4. What’s the significance of the floating diamonds?

A still from the Frozen 2 trailer

Strange floating diamonds are seen hovering outside the castle, as Anna watches, in a short section of the trailer, prompting speculation.

Sharp-eyed fans have also noticed that the newly-released poster for the film features connecting diamonds which all contain different patterns.

The Frozen 2 poster

Can we assume the diamonds are going to play a major part in the film? It certainly looks that way.

5. Why have Anna and Elsa changed their looks?

A still from the Frozen 2 trailer
Elsa pictured wondering how much merch she can sell

Actually, this one is probably easy to guess. Dolls based on the Frozen sisters have been flying off the shelves since the original film’s release.

Anna and Elsa both sported new outfits in the previous Frozen short animations released after the original film, Frozen Fever and Olaf’s Frozen Adventure, and merchandise featured the new outfits.

With that in mind, perhaps it’s no surprise that Elsa is sporting a new icy blue ensemble and Anna has ditched her trademark braids for a new half-up, half-down hairdo.

We’ll have to wait until the film is released in November to find out if Frozen 2 will be as successful as its predecessor.

If you have a story suggestion email (BBCNEWS.CO.UK@bbcnewslight.co.uk) Or (Donsilas@chef.net)

Sri Lanka begins recruitment drive for “moral” hangmen”:


Inmates at Colombo jail – nearly 1,300 prisoners are on death row in Sri Lanka

Sri Lanka has begun a search for two executioners with “strong moral character” as part of a crackdown on drug smuggling.

The job, advertised in the state-run Daily News paper, pays 36,310 rupees ($158; $203) a month.

Capital punishment is legal in Sri Lanka but no executions have taken place since 1976.

The country has struggled to find a permanent executioner after its last hangman resigned five years ago.

The dedicated role is open to any Sri Lankan males aged 18-45 who possess “mental strength.”

The last hangman resigned in 2014 after seeing the gallows for the first time and going into shock. Another was hired last year but never turned up for work.

Sri Lanka has nearly 1,300 people currently on death row, 48 for drug-related offences.

The country’s constitution recognises the freedom of individuals to engage in “any lawful occupation, profession, trade, business or enterprise”.

Since 2004 rape, drug trafficking and murder have been considered capital crimes but punishments have only extended to life imprisonment.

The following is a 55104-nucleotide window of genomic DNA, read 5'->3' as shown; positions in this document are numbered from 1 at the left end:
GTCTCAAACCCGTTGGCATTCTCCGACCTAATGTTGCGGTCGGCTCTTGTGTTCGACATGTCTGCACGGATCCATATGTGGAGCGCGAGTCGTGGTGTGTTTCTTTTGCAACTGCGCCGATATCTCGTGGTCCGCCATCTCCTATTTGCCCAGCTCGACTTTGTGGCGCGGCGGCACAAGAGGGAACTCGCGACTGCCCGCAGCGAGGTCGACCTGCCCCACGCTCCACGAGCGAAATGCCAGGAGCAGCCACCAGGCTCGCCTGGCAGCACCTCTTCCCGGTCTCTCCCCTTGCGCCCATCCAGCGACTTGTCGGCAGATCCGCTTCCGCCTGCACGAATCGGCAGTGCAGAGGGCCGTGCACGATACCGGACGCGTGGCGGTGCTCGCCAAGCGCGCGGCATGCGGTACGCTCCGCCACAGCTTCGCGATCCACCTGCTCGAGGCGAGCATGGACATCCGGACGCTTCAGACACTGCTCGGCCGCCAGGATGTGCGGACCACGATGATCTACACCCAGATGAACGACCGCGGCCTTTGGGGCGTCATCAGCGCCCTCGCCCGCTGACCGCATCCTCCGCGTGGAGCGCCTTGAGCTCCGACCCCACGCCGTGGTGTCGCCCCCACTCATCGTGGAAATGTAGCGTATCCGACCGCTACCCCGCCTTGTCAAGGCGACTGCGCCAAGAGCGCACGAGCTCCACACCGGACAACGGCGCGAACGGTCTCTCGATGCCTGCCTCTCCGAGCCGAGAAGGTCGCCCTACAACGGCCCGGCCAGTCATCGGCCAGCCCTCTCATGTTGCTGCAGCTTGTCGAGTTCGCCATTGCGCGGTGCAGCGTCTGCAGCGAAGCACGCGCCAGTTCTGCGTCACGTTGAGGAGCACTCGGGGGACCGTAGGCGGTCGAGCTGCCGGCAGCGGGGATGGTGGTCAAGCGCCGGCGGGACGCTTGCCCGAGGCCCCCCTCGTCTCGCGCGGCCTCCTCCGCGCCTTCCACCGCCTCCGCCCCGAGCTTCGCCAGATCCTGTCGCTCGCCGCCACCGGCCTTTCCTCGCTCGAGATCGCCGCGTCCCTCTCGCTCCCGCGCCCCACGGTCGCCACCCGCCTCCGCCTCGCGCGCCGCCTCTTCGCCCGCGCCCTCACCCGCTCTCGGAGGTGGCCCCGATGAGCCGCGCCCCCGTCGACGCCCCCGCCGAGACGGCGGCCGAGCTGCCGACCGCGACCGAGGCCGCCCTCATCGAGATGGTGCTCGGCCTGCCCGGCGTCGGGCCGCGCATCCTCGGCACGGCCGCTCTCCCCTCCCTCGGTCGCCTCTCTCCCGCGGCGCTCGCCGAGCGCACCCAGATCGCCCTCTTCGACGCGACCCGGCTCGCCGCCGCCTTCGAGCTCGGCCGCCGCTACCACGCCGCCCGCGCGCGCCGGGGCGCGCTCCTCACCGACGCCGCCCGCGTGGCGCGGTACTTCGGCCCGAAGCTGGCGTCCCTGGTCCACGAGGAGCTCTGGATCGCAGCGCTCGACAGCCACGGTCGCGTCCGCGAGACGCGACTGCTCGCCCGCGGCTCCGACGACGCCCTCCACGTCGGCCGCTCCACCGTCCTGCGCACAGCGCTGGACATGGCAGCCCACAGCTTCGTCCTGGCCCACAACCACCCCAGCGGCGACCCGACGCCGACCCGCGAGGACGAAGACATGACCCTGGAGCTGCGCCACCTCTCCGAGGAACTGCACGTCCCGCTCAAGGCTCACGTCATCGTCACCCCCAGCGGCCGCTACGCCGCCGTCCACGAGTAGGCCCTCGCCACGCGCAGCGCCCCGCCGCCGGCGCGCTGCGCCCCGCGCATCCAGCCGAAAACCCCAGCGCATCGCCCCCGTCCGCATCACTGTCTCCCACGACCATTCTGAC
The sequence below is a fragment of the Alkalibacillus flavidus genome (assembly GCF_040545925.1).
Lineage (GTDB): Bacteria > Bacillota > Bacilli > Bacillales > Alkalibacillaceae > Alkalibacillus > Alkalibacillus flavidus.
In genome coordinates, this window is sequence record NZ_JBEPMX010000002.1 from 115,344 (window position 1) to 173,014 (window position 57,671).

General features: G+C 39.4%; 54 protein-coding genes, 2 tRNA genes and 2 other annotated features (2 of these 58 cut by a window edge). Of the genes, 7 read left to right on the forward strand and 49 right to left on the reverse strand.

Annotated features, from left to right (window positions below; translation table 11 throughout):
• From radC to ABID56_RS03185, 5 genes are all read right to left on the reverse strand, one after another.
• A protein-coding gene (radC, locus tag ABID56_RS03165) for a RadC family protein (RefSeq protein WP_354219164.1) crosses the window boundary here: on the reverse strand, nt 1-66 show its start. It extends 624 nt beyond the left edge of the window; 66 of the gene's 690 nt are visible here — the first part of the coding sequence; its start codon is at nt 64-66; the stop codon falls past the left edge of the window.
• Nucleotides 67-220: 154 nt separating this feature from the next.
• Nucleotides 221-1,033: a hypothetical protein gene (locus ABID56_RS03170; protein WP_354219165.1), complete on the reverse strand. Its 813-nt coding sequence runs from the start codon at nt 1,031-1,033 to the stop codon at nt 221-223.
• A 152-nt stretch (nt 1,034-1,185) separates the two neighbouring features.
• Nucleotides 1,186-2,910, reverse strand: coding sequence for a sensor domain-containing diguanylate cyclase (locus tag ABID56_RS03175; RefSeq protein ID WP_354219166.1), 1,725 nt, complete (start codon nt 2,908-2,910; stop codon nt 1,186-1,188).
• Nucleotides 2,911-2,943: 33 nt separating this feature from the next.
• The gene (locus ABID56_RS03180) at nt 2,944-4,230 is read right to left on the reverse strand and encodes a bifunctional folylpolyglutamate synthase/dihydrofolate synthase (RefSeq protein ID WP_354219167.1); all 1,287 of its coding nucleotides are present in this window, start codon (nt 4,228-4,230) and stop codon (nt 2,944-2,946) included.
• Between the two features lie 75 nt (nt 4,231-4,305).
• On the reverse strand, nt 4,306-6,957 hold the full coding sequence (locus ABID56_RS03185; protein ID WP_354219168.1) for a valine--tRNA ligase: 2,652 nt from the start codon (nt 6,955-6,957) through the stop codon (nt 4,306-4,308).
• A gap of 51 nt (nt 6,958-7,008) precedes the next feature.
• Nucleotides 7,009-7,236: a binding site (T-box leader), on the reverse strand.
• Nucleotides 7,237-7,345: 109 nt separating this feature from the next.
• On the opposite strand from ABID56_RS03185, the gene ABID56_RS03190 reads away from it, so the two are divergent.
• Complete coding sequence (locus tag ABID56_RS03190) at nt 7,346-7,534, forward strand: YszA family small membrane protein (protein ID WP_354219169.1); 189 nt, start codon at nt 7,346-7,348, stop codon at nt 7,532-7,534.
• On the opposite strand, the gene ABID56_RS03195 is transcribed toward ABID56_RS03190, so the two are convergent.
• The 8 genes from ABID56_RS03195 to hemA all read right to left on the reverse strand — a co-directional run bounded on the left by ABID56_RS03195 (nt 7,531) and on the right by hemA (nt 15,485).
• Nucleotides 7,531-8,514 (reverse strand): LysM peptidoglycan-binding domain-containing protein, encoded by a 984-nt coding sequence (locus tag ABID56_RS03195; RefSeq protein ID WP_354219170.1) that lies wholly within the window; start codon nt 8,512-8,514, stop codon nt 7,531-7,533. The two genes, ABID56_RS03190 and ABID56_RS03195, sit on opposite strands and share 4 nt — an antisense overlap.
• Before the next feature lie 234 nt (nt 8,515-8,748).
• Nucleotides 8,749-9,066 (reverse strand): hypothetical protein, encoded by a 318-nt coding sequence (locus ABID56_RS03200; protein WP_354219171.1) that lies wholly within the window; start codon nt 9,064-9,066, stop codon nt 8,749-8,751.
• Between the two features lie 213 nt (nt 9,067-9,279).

hangman's noose - file photo
Sri Lanka has struggled to find a hangman since its one of its recruits resigned in 2014, going into shock after being shown the gallows for the first time.

On 7 February, President Maithripala Sirisena told parliament that he would authorise the death penalty “within the next two months” for those jailed on drugs charges.

During a visit to the Philippines in January, President Sirisena praised President Rodrigo Duterte, for his campaign against drugs, calling it “an example to the world.”

More than 5,000 drug dealers or users have been killed, according to Filipino police, since Mr Duterte launched his anti-narcotics campaign in 2016.

President Sirisena announced in July 2018 that hangings would resume for drug offenders, citing a rise in arrests for drugs offences in the country.

Sri Lanka’s Prime Minister Ranil Wickremasinghe has criticised the move.

According to the National Dangerous Drugs Control Board (NDDCB), drug-related arrests have risen steadily since 2013.

Cannabis and heroin are the most widely-used drugs in Sri Lanka, and authorities have expressed concerns that the island nation could become a major transit point for traffickers in Asia.

Police have arrested more than 50 people on trafficking charges since the middle of last year.

John Henry Newman: Second miracle approved as sainthood looms”:


John Henry Newman, who was born in 1801, was ordained as a priest in 1847 after converting to Catholicism

Cardinal John Henry Newman is closer to being canonised after a second miracle in his name was confirmed by the Pope.